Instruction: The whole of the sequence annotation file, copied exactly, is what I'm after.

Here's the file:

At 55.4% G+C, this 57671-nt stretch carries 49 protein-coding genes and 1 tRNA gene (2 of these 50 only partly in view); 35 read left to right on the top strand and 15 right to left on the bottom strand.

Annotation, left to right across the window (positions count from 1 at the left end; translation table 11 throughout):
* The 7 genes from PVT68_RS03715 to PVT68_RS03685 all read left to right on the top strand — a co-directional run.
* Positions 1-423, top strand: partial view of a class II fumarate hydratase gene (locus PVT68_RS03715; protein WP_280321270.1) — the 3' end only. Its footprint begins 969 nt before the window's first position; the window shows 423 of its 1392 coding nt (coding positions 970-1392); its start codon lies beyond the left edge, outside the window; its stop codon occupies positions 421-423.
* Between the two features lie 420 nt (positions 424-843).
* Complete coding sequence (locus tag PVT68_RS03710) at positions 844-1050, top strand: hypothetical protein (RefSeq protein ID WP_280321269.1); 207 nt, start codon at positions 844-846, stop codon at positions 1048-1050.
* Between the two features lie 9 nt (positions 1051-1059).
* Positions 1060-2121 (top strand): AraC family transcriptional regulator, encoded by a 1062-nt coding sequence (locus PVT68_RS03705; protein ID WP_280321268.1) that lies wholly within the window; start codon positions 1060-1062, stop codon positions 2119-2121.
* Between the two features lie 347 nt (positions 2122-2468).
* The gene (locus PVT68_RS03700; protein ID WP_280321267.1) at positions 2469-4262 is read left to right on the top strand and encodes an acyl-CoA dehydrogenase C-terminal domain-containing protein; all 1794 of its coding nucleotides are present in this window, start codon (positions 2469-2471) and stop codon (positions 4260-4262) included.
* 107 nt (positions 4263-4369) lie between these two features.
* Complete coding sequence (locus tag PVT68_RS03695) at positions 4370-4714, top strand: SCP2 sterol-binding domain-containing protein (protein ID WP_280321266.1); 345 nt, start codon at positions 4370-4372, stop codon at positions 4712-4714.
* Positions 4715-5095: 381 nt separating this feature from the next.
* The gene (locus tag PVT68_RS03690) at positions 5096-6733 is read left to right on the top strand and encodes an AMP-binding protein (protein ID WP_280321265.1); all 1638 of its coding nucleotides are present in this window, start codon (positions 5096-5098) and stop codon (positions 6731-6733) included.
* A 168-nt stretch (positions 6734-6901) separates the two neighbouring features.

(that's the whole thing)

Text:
At 55.4% G+C, this 57671-nt stretch carries 49 protein-coding genes and 1 tRNA gene (2 of these 50 only partly in view); 35 read left to right on the top strand and 15 right to left on the bottom strand.

Annotation, left to right across the window (positions count from 1 at the left end; translation table 11 throughout):
* The 7 genes from PVT68_RS03715 to PVT68_RS03685 all read left to right on the top strand — a co-directional run.
* Positions 1-423, top strand: partial view of a class II fumarate hydratase gene (locus PVT68_RS03715; protein WP_280321270.1) — the 3' end only. Its footprint begins 969 nt before the window's first position; the window shows 423 of its 1392 coding nt (coding positions 970-1392); its start codon lies beyond the left edge, outside the window; its stop codon occupies positions 421-423.
* Between the two features lie 420 nt (positions 424-843).
* Complete coding sequence (locus tag PVT68_RS03710) at positions 844-1050, top strand: hypothetical protein (RefSeq protein ID WP_280321269.1); 207 nt, start codon at positions 844-846, stop codon at positions 1048-1050.
* Between the two features lie 9 nt (positions 1051-1059).
* Positions 1060-2121 (top strand): AraC family transcriptional regulator, encoded by a 1062-nt coding sequence (locus PVT68_RS03705; protein ID WP_280321268.1) that lies wholly within the window; start codon positions 1060-1062, stop codon positions 2119-2121.
* Between the two features lie 347 nt (positions 2122-2468).
* The gene (locus PVT68_RS03700; protein ID WP_280321267.1) at positions 2469-4262 is read left to right on the top strand and encodes an acyl-CoA dehydrogenase C-terminal domain-containing protein; all 1794 of its coding nucleotides are present in this window, start codon (positions 2469-2471) and stop codon (positions 4260-4262) included.
* 107 nt (positions 4263-4369) lie between these two features.
* Complete coding sequence (locus tag PVT68_RS03695) at positions 4370-4714, top strand: SCP2 sterol-binding domain-containing protein (protein ID WP_280321266.1); 345 nt, start codon at positions 4370-4372, stop codon at positions 4712-4714.
* Positions 4715-5095: 381 nt separating this feature from the next.
* The gene (locus tag PVT68_RS03690) at positions 5096-6733 is read left to right on the top strand and encodes an AMP-binding protein (protein ID WP_280321265.1); all 1638 of its coding nucleotides are present in this window, start codon (positions 5096-5098) and stop codon (positions 6731-6733) included.
* A 168-nt stretch (positions 6734-6901) separates the two neighbouring features.